Ninety-five miles there, ninety-five miles home.  Seems like a perfect time to restore my inner peace.
And thank the Good Lord above for in-car DVD players.

Friday, August 5, 2011

Two Years

Two years.  Maybe two years doesn't seem like such a long time.  But two years=730 days=17,531 hours or so.  Now it seems like quite a bit, doesn't it?
Why am I obsessing about two years?  Well, two years ago today, we loaded Madi up into a LifeLink ambulance that took her to the Mayo Clinic.  We were "supposed" to be going down there to wean Madi off of her heart meds, while completing her transplant evaluation.  It was our hope that she would be able to be extubated within the week or so.  We missed her voice, her smile, her eyes.  It had been so long at that point since Madi had been herself.
Little did we know that 18 hours after her status was bumped up to 1A on the transplant list, Madi would get her new heart.  At the time we were so turned around with everything going on in our lives.  It was literally like someone ripped the rug out from underneath us.  I could not even think straight, and I was full of doubts about whether we had made the right decisions regarding her care.  I think if your child is battling something that is exceedingly difficult, a parent cannot help but have doubts, guilt and questions on top of the usual fear.
Thankfully, we did make the right decisions.  And in the two years' time since that ambulance ride, I have learned a lot.  Most importantly I have learned that it's about the little things in life.
This afternoon, my kids and I laid on the living room floor.  We read books and sang songs.  We played with the shape sorter and Madi "made" Sydney and I some pasta with her dishes.  (She also made cat food, she said, but that obviously was not for us.)  Then both of my girls flung themselves at me and bounced on me.  It was like they had coordinated that moment to wrestle with their mom.
As the nosepieces on my glasses slammed into my eyeballs (Madi tried to sit on my head), I found myself thinking "Two years ago, I would've given anything for this."
Another family looked past their grief and through their tears to give my daughter a second chance.  So when I think of those moments two years ago, I think of our donor family too.  They gave so much to my family.  On every one of those 730 days over the past two years, I think of them.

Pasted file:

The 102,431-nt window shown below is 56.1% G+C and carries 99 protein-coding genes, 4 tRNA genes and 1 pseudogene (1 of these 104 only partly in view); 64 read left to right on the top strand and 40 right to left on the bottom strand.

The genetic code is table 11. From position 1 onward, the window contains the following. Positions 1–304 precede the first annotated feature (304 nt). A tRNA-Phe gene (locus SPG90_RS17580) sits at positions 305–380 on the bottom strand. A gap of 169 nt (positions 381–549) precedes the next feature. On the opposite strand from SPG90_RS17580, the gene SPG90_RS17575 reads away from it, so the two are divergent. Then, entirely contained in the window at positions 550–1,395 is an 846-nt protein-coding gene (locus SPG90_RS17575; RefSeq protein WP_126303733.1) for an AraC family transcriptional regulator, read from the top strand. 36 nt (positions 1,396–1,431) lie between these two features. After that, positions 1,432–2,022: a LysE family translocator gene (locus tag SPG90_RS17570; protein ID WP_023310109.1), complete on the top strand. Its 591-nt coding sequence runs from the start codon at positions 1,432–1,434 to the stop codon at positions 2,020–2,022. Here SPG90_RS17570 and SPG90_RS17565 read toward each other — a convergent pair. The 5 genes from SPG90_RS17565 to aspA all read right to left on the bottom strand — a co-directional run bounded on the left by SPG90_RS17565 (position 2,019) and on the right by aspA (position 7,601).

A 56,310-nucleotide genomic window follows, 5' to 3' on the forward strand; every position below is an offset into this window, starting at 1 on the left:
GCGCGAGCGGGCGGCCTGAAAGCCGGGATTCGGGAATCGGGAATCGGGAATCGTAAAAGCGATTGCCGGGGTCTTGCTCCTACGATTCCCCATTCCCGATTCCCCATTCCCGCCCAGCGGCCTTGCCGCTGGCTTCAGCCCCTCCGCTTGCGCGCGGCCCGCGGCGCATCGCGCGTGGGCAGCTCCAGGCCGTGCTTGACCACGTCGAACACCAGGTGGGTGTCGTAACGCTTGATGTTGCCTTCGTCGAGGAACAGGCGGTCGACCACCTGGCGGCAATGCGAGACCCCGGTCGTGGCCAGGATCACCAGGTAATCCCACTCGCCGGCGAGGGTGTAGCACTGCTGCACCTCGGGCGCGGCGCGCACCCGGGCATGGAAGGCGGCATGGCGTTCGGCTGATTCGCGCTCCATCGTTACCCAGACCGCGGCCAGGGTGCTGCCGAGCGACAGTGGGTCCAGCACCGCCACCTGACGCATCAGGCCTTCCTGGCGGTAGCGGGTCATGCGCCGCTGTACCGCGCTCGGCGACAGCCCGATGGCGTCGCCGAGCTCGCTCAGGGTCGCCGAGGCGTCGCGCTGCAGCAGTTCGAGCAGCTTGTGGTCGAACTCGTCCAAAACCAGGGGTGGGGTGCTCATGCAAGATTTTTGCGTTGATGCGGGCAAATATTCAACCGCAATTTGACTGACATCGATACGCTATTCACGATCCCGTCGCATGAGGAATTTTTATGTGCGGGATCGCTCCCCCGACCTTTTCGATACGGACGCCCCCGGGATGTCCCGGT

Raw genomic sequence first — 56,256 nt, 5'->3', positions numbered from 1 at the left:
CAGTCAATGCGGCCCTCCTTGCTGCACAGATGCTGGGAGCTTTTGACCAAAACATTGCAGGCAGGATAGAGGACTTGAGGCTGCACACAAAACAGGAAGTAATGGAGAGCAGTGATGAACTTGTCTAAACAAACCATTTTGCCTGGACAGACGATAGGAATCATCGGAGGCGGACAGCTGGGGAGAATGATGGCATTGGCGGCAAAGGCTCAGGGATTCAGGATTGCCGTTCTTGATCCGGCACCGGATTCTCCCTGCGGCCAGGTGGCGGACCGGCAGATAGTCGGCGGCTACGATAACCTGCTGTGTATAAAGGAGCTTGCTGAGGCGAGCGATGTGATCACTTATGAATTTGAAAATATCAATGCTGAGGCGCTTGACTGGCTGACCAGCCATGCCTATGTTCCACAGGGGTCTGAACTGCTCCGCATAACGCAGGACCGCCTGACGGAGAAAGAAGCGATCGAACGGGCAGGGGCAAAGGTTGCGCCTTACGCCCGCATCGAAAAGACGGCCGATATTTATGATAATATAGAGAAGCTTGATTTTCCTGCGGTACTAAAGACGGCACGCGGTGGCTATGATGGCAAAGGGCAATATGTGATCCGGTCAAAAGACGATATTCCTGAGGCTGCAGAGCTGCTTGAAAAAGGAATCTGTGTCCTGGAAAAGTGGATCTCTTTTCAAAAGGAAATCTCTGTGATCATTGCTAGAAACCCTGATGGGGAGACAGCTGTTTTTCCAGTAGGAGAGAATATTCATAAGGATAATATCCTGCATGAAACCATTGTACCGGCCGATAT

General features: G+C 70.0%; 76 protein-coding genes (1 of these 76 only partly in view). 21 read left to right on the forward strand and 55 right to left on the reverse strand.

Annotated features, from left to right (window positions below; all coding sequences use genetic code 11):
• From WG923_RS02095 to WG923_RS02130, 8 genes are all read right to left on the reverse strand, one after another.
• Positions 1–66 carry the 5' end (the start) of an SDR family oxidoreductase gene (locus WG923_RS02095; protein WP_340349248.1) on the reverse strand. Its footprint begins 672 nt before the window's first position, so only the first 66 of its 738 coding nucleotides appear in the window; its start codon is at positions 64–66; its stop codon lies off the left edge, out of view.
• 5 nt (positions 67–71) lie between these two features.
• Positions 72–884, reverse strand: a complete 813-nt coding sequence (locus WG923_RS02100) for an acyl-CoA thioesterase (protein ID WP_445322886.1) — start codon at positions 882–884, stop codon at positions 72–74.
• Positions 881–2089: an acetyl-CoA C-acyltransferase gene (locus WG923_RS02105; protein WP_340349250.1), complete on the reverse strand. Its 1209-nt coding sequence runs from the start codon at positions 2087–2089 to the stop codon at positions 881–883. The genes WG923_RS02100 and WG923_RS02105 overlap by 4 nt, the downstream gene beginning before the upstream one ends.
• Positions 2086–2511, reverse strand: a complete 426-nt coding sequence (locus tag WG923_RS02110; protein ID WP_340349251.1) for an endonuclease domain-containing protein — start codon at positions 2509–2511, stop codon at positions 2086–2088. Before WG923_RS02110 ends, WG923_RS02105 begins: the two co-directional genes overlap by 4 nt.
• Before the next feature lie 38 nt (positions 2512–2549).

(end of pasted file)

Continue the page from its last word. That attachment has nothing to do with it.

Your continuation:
And hope they know how much I love them.

Monday, August 1, 2011

Let's help bring Ethan home!

Yesterday's post was on friends.  Today I am going to post about a specific friend who is embarking on the adventure of a lifetime!
We met the Lindquist family when Madi was in the PICU in July of 2009, right before her transplant.  Even though their daughter, Sophina, was struggling with her own issues post-surgery, they were always there for us when we needed them.  Connie would stop by at least once a day with a hug for me, and they would lift my spirits SO much.  It was my first experience with a fellow heart parent.  The first time I really remember saying "Oh, she gets it.  I mean really really gets it."  What a blessing!
As if Connie wasn't busy enough with her girls at home-Elizabeth, Alexandra, Catherine, Victoria and Sophina-she and her husband Scott (currently working a whole state away to help his family!) have heard the Lord's call to help the orphans of the world.  Their son, Ethan, will be joining their family from Eastern Europe as soon as his adoption is finalized.  Click here to meet Ethan! 
First of all: how handsome is this young man?  I am so happy for Ethan, and for the Lindquists.  The conditions in Eastern Europe are dismal at best for kids with disabilities like Ethan's.  It would seriously make you sick to hear about how these beautiful, bright, sweet children are treated.    Here's where it gets even harder to stomach: it is unfathomably expensive to bring these children home.  Connie and her family are willing to drain their savings account and exhaust every last dime they can to bring Ethan to them.  (All the Lindquist girls are more excited than you could possibly imagine as well, in case you were wondering!)  So why do they want to do this?  Well, read this post from Connie on her blog, Obeying God's Call to hear it directly from her.  And if you aren't moved by this family, you can't be moved by anything.
The Lindquists are currently fundraising in a very very special way.  They are going to take their familys' old clothes, cut them up, and sew them into a quilt for Ethan.  Here's where it gets really good: for every $20 donated, they will sew YOUR NAME onto this quilt!  That way Ethan will know how many people came together to bring his family together. (Ethan's Quilt Fundraiser)
Can you spare $20 to save an orphan's life?  I know you can.  If you can spare more, that's awesome of course, too!  Please visit the Lindquist family's blog to read about this very special family and their quest to obey God's call.  Let's get their adoption grant to skyrocket, and bring Ethan home!

"How wonderful it is that nobody need wait a single moment before starting to improve the world."- Anne Frank